The unruly behaviour of a passenger, such that it causes the pilot to divert the flight, is not inherent in the normal exercise of the activity of the carrier and is outside its control. However, if the carrier had allowed a passenger on board who was already displaying unruly behaviour before or during boarding, that should not be classified as an “extraordinary circumstance” because the pilot would have had authority to refuse to carry, or to disembark, that person as being a risk to the safety of the aeroplane or its occupants.

On the second, the CJEU noted that nothing in recital 14 or 15 or within article 5(3) of the regulation  prevented the carrier from relying on ”extraordinary circumstances” affecting a previous flight operated by the same aircraft provided there was a direct causal link between the “extraordinary circumstances” and the delay or cancellation to the subsequent flight.

With regard to the third question, the CJEU determined that rerouting a passenger to arrive the day after originally scheduled would be a “reasonable measure” only if: either no other direct or indirect flight was available from that carrier or another carrier arriving earlier than the original carrier’s next scheduled flight, or where rerouting earlier than its next scheduled flight would amount to “an intolerable sacrifice for that air carrier in the light of the capacities of its undertaking at the relevant time” [a widely-cast formulation which certainly carries echoes of ‘would be unreasonable in light of all the circumstances of the case.]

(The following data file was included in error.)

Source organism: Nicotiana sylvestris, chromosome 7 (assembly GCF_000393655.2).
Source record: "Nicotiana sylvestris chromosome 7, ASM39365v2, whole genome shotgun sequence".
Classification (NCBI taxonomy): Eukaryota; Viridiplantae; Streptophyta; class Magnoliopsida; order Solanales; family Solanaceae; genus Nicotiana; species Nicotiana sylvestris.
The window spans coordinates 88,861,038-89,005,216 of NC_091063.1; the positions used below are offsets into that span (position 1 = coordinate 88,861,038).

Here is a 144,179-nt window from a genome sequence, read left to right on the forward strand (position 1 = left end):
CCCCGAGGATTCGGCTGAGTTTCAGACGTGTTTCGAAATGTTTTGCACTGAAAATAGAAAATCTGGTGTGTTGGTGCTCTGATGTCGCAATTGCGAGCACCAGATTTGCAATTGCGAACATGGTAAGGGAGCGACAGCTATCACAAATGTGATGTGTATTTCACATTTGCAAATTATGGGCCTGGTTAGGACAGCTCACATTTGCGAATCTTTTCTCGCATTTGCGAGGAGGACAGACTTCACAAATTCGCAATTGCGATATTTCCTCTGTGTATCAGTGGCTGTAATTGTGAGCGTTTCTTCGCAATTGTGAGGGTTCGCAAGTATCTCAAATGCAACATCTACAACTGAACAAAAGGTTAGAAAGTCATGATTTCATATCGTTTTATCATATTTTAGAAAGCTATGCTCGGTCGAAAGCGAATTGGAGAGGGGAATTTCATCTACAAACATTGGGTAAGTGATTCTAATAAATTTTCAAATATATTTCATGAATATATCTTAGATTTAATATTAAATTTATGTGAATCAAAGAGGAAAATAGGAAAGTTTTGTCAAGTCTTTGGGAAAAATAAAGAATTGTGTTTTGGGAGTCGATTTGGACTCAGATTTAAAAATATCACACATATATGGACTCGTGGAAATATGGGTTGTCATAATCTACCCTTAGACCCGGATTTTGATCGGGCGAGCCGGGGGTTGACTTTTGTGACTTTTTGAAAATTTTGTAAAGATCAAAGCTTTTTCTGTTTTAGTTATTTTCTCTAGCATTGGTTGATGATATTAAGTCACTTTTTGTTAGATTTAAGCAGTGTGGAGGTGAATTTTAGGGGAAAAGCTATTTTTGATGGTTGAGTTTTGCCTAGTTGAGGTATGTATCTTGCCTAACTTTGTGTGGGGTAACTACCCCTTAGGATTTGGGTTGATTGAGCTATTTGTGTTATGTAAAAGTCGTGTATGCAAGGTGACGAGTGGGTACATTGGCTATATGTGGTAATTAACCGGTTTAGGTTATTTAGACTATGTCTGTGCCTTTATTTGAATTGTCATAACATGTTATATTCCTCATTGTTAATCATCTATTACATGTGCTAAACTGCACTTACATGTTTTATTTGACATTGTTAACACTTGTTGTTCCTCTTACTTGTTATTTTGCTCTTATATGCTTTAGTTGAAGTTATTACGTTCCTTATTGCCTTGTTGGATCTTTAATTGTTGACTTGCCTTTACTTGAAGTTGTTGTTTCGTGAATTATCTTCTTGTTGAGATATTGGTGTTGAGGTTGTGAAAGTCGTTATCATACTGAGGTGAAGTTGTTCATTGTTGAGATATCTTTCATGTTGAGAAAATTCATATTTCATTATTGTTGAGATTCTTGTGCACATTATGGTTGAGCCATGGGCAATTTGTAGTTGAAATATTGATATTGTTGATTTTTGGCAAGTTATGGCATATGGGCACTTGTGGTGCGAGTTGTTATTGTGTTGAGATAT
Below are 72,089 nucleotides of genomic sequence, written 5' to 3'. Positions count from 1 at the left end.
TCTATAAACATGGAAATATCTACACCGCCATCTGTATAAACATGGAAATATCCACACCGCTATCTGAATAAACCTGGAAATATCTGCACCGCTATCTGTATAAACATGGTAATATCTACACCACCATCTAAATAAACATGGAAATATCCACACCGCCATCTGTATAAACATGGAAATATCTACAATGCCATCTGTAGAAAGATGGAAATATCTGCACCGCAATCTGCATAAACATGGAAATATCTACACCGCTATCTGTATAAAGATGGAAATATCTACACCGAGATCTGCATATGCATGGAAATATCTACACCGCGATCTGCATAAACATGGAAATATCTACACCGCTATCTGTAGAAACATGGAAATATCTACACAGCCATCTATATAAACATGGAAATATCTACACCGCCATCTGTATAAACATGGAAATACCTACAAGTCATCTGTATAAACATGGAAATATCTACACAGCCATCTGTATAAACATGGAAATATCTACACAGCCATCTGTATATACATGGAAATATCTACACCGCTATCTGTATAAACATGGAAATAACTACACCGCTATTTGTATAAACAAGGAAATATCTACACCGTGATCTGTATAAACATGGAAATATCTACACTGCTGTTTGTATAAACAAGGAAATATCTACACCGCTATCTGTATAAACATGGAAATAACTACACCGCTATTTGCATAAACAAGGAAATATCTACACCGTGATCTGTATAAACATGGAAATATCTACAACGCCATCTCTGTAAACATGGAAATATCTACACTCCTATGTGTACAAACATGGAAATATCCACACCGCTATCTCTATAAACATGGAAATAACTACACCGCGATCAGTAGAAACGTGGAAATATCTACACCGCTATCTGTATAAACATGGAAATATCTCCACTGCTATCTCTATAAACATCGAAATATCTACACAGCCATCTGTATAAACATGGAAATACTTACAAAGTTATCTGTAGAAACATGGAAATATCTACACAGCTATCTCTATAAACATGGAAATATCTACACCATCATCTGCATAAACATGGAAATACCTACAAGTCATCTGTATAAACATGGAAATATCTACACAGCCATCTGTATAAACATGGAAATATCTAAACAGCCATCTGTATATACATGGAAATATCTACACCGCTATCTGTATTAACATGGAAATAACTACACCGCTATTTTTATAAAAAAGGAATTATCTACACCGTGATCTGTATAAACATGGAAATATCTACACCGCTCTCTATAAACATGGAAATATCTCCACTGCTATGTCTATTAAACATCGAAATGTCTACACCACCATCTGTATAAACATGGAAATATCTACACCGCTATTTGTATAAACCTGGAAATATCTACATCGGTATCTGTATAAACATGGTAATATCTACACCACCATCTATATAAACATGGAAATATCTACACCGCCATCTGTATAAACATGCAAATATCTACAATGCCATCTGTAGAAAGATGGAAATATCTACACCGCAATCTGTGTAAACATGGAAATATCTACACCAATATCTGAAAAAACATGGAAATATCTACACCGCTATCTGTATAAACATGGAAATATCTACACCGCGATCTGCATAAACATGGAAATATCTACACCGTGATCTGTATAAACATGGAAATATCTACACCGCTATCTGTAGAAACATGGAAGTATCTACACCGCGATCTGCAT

Comment

It would appear from the decision in LE that unruly passenger behaviour can fall within the “extraordinary circumstances” defence available to carriers under the Denied Boarding Regulations and the Montreal Convention, but only where the passenger is not displaying any signs of the behaviour before or during boarding.

If a passenger is displaying unruly behaviour at any point before take-off, it is arguably within the pilot’s control and authority to disembark the passenger. But if he or she is not removed and goes on to cause a delay to the flight or injury to another passenger or crew member, it is unlikely the air carrier would be able to rely on the “extraordinary circumstance” defence.  It is also clear that carriers must show they have used all endeavours available to them to attempt re-route a passenger and reduce the potential delay to their flight, which includes making enquiries with alternative carriers.

Although the Denied Boarding Regulations will no longer directly apply to the UK following the end of the EU implementation period (when the effects of Brexit take full effect at the end of December 2020), passengers from the UK will still be able to claim from carriers using the regulation if they are travelling to an airport in a Member State and their flight is delayed (subject to the threshold periods and flight durations specified in the regulation).


SAndeep

Written by Sandeep Aujla, Solicitor at BLM

sandeep.aujla@blmlaw.com